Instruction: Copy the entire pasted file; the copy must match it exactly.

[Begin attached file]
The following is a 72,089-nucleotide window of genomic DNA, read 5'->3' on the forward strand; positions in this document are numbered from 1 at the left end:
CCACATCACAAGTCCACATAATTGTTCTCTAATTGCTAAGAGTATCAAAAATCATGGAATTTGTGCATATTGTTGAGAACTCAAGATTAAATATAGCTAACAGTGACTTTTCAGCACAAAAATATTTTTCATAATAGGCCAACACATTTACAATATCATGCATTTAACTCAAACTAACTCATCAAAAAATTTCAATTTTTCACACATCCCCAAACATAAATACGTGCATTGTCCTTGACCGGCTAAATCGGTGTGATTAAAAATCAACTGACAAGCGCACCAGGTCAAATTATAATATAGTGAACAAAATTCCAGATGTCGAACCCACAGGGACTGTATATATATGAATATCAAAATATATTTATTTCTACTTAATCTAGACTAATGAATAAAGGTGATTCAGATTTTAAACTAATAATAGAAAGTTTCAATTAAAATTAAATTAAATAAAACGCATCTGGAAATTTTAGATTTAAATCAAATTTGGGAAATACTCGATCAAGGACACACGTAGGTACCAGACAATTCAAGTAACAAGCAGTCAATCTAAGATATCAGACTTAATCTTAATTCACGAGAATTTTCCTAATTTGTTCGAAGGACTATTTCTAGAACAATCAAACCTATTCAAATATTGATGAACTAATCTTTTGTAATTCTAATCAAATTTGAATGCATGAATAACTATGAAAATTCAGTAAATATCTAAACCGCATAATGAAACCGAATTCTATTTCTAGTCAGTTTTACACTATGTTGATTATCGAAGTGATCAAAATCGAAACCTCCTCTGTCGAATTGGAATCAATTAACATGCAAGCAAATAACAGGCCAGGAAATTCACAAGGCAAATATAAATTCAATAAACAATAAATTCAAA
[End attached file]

The following is a 72,089-nucleotide window of genomic DNA, read 5'->3' on the forward strand; positions in this document are numbered from 1 at the left end:
CCACATCACAAGTCCACATAATTGTTCTCTAATTGCTAAGAGTATCAAAAATCATGGAATTTGTGCATATTGTTGAGAACTCAAGATTAAATATAGCTAACAGTGACTTTTCAGCACAAAAATATTTTTCATAATAGGCCAACACATTTACAATATCATGCATTTAACTCAAACTAACTCATCAAAAAATTTCAATTTTTCACACATCCCCAAACATAAATACGTGCATTGTCCTTGACCGGCTAAATCGGTGTGATTAAAAATCAACTGACAAGCGCACCAGGTCAAATTATAATATAGTGAACAAAATTCCAGATGTCGAACCCACAGGGACTGTATATATATGAATATCAAAATATATTTATTTCTACTTAATCTAGACTAATGAATAAAGGTGATTCAGATTTTAAACTAATAATAGAAAGTTTCAATTAAAATTAAATTAAATAAAACGCATCTGGAAATTTTAGATTTAAATCAAATTTGGGAAATACTCGATCAAGGACACACGTAGGTACCAGACAATTCAAGTAACAAGCAGTCAATCTAAGATATCAGACTTAATCTTAATTCACGAGAATTTTCCTAATTTGTTCGAAGGACTATTTCTAGAACAATCAAACCTATTCAAATATTGATGAACTAATCTTTTGTAATTCTAATCAAATTTGAATGCATGAATAACTATGAAAATTCAGTAAATATCTAAACCGCATAATGAAACCGAATTCTATTTCTAGTCAGTTTTACACTATGTTGATTATCGAAGTGATCAAAATCGAAACCTCCTCTGTCGAATTGGAATCAATTAACATGCAAGCAAATAACAGGCCAGGAAATTCACAAGGCAAATATAAATTCAATAAACAATAAATTCAAA